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Mike D’Antoni on Pau Gasol’s injury: ‘By the time he comes back, we’ll be in or out’ of the playoffs

Kelly Dwyer
Ball Don't Lie

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Lookin' good, Pau Gasol! (

On Sunday night, with Lakers big man Pau Gasol set to enter his second month of rehab on his torn plantar fascia in his right foot, Los Angeles coach Mike D’Antoni said what we were all thinking when the news of Gasol’s ridiculously optimistic “six to eight weeks” diagnosis was handed down. Gasol might have to stay out for the rest of the regular season, with his only impact post-injury coming in the form of postseason production.

And that’s if the Lakers make the postseason.

From the Orange County Register’s Kevin Ding:

Pau Gasol has spent a good part of this season trying to sell Mike D'Antoni on what Gasol can do for the Lakers.

D'Antoni isn't buying right now, as Gasol tries to come back as soon as possible from a torn plantar fascia in his right foot.

"By the time he comes back," D'Antoni said Sunday about the Lakers' hopes of rallying into the playoff picture, "we'll be in or out."

Lakers team reporter Mike Trudell clarified as much on Monday

… pointing out that the Lakers (two and a half games in back of the Houston Rockets) could be out of the thing by the time Gasol suits up again. Or in it. Depends on the streak, and a potential change of fortune.

[Related: After leading the Lakers to victory, Kobe Bryant responds to Mark Cuban]

We said as much on Friday, when it was revealed that Kobe Bryant guaranteed a playoff appearance for the team in 2012-13 back on Feb. 12, in an interview with Sports Illustrated. The Lakers are on a tear right now, winning 11 of 15 with Kobe Bryant grabbing Player of the Week honors out west for his work in the run, averaging 31.3 points and 13.7 combined rebounds/assists. Dude’s 34. Unbelievable.

The Lakers have to play unbelievable basketball just to make it to that bracket, though. As we talked about last week, the going rate for the final seed in the West will probably be 44 or even 45 wins. And though the Lakers have a pairing with the eighth-seeded Rockets on the last night of the regular season, the team will have to win two-thirds of its games from here until that night in order to have a chance to win a safe 45 contests against Houston on that fateful evening.

Certainly do-able. Certainly a significant task, though, for a team that isn’t even at .500 yet.

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Mike D'Antoni does the math (Getty Images)

As far as Gasol goes? Players sometimes watch as their careers end or seasons are cut short with merely plantar fascia irritation. It’s a very painful injury that only really heals with plenty of rest and constant care. A tear? That’s something else altogether; and while we don’t doubt that Gasol will be dutiful in his rehab – he’s constantly updating his progress on his Twitter feed – making it back in eight weeks to join the team on April 2 would be a remarkable comeback.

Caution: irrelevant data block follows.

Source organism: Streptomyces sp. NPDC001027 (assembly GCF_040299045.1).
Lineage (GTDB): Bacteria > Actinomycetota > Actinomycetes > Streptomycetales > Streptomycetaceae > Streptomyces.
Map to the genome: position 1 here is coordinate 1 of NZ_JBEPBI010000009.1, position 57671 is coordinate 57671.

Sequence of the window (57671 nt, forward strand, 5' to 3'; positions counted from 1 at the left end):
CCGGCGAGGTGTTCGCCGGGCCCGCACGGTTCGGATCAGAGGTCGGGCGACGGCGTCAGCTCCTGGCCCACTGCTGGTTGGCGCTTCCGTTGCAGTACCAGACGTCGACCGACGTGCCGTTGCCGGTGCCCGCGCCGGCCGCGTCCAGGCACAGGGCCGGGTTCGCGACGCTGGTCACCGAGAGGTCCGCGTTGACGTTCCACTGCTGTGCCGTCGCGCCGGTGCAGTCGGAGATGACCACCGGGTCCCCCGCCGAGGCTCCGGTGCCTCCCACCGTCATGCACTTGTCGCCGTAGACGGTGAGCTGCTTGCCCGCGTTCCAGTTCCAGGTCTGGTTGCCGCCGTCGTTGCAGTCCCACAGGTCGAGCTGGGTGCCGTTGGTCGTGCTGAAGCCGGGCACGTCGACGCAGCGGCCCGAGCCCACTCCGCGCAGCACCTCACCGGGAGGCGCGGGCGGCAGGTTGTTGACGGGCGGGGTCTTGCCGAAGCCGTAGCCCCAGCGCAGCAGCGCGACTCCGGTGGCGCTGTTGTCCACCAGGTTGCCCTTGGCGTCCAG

Assuming Gasol is fully healed. He’s played through plenty of pain before without making a peep.

And what of the Lakers’ recent run? What was once laughable postseason talk has now turned into reasonable discussion, and a 2.5 game deficit behind a Houston Rocket team that is also still finding its way doesn’t seem like too much of an obstacle on paper.

Maybe we’re looking at the wrong paper, though. SB Nation’s Tom Ziller points us to the underwhelming side of Los Angeles’ recent run:

According to, over the last 15 games (11-4 record) the Lakers are scoring 1.04 points per possession and allowing 1.02. Over the entire season (59 games, 24-25 record) the Lakers are scoring 1.05 points per possession and allowing 1.03. The team's efficiency differential for the season is +1.9; over the last 15 games it is +2.3. The Lakers are barely different. It's hard to look at the data and ascertain that anything has clicked into place. This is essentially the same team that it has been: a slightly above average club. But the Lakers' unlucky record from the first half of the season is now regressing to the mean, which the data indicates is still far short of expectations.

Ziller goes on to point out that the Lakers are actually 11th out of 30 teams in terms of point differential, typically the best overall team stat when it comes to determining a squad’s level of play. So, the team has been unlucky in the close ones. Something many fair weather NBA fans wouldn’t expect on a team featuring Kobe Bryant.

[More: LeBron James retroactively wins Slam Dunk Contest]

From there, given the best case scenario for Lakers fans and a playoff appearance, we have to look at where Gasol fits in. He was completely miscast in D’Antoni’s offense before his injury, and if the Lakers do make it to the postseason he’d be attempting to join the team after its most successful run of the season. Gasol was already under enough pressure as he worked through the most trying – Memphis eras, included – season of his career in 2012-13. Being re-treated as a scapegoat again after coming back just in time for a first round loss would be the height of unfairness.

Lakers as usual. Carry on, wherever it leads.

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